I'm trying to find the two sided Laplace transform of

$$ \int_{-\infty}^te^{-(t-\tau)-\tau^2} d\tau = \int_{-\infty}^te^{-(t-\tau)}e^{-\tau^2} d\tau $$

which seems to be some kind of convolution integral. I figured that I could apply the theorem

$$\mathcal{L}\{f \ast g \, (t)\} = \mathcal{L}\{f(t)\} \, \cdot \mathcal{L}\{g(t)\}$$

if I could just change the upper limit to $\infty$ (because of two sided laplace transform). The way I tried to do this was by subtracting the part of the integrand $>t$ using a step function, which gives me

$$ \int_{-\infty}^{\infty}e^{-(t-\tau)}e^{-\tau^2}\big(1-H(\tau-t)\big) \, d\tau. $$

This is were I am stuck as I can't see how to correctly apply the theorem here. It seems like it would work if I had $H(t-\tau)$ instead of $H(\tau-t)$.

Maybe someone can point out what I'm missing?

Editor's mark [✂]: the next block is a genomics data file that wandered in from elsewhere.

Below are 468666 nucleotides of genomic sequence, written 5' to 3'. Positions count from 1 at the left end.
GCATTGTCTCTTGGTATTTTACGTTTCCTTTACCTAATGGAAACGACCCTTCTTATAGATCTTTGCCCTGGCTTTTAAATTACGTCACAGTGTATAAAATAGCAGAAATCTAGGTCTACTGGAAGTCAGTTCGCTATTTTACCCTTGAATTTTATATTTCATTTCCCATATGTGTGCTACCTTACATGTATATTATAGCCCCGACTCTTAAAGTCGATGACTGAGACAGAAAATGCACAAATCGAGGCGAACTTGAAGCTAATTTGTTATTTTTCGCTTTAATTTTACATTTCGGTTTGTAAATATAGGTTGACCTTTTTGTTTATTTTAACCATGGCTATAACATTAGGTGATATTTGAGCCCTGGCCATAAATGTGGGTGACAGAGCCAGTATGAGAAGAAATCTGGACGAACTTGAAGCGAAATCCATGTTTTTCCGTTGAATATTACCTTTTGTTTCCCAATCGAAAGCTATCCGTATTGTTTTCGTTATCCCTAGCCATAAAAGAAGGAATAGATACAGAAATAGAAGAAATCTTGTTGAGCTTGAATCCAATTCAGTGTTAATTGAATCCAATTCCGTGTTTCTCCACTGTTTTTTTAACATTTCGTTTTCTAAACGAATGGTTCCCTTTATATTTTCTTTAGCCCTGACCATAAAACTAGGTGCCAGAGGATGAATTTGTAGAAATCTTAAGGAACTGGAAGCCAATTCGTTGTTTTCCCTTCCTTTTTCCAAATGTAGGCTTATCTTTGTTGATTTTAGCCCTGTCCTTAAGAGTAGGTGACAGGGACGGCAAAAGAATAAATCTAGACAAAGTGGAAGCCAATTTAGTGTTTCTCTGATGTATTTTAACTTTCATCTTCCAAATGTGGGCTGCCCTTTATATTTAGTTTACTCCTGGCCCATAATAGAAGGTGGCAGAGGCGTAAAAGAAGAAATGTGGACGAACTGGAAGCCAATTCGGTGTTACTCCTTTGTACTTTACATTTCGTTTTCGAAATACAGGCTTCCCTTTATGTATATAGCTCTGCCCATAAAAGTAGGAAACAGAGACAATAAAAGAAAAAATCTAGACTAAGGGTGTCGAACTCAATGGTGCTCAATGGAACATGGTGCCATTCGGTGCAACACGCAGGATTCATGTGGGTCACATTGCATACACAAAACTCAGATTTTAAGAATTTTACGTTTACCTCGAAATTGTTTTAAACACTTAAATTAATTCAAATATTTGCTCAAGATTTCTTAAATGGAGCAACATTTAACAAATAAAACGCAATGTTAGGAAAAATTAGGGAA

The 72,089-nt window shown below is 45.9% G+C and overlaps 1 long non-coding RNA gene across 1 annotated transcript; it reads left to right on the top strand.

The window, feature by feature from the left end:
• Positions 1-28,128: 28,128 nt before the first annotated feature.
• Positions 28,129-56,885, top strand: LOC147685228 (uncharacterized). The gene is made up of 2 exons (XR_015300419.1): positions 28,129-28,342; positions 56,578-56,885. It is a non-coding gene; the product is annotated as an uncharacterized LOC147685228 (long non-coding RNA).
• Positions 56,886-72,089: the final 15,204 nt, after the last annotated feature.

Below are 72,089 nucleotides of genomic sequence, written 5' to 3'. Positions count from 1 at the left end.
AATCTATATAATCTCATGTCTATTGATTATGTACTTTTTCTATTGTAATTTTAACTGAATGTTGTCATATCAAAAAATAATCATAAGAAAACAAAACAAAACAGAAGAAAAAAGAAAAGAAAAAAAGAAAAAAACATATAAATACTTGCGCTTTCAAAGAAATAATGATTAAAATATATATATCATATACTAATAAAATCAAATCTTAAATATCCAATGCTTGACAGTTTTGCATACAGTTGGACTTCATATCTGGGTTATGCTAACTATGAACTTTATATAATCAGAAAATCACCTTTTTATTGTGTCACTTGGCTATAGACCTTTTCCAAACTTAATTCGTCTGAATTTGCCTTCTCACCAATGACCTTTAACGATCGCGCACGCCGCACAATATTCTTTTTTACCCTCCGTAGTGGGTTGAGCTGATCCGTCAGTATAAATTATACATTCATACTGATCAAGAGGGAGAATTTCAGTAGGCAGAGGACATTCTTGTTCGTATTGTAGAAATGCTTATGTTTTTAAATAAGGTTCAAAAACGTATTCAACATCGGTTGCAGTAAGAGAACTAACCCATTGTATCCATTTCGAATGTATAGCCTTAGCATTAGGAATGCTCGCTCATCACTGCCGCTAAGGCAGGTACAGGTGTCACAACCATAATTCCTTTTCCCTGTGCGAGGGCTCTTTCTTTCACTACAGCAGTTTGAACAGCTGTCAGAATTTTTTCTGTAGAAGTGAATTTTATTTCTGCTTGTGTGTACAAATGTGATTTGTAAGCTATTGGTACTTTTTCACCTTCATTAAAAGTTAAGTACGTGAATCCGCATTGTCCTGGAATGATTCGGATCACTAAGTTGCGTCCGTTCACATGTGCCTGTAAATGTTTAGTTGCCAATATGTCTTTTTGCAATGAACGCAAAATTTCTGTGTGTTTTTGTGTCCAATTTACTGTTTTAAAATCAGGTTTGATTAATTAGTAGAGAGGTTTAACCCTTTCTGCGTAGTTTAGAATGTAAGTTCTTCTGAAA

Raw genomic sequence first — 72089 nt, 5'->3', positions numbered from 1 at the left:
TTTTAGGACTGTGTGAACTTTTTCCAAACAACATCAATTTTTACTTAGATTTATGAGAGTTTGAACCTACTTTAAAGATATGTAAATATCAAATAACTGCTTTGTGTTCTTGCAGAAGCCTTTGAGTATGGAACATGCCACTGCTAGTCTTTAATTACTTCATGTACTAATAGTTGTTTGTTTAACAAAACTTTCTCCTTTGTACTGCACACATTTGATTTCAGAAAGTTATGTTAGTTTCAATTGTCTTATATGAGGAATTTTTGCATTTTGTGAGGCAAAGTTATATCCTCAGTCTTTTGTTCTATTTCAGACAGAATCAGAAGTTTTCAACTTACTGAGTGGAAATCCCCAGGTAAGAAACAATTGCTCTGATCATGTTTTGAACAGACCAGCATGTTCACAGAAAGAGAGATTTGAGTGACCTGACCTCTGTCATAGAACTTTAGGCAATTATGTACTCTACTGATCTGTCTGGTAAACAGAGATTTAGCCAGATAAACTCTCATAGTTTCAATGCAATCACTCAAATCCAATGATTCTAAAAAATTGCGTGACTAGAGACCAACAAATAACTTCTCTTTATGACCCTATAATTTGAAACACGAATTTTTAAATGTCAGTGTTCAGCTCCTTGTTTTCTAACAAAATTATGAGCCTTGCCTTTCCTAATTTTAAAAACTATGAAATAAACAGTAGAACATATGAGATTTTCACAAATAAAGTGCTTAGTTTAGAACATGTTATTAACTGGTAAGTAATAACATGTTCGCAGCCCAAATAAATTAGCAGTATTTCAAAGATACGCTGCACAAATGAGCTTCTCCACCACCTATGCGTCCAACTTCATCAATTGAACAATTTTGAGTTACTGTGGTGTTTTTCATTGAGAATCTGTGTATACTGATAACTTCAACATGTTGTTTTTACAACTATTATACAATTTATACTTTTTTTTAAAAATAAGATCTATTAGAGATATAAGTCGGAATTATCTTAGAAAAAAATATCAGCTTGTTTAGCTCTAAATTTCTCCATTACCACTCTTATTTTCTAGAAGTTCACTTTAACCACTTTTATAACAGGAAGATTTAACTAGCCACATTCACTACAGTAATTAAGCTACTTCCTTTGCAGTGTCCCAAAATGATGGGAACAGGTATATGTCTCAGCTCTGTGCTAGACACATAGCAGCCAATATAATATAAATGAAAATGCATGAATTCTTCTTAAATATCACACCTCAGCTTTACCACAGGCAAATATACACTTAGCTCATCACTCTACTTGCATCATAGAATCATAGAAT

1 Answer 1


The key realization is that

$$ 1 - H(\tau-t) = 1 - H(-(t-\tau)) = H(t-\tau). $$

The integral thus becomes

$$ \int_{-\infty}^{t} e^{-(t-\tau)-\tau^2} d\tau = \int_{-\infty}^{\infty} H(t-\tau)e^{-(t-\tau)} e^{-\tau^2} \, d\tau. $$

So if $f(t) = H(t)e^{-t}$ and $g(t) = e^{-t^2}$, then the laplace transform of the integral above is

$$ \mathcal{L}\{f\ast g \, (t)\} = \mathcal{L}\{H(t)e^{-t}\} \, \cdot \, \mathcal{L}\{e^{-t^2}\} = \frac{1}{s+1} \sqrt{\pi}e^{s^2/4} $$

for ${\operatorname {Re} } \, s > -1$.

  • $\begingroup$ you are right I messed with the sign $\endgroup$
    – reuns
    Commented Dec 12, 2019 at 21:11

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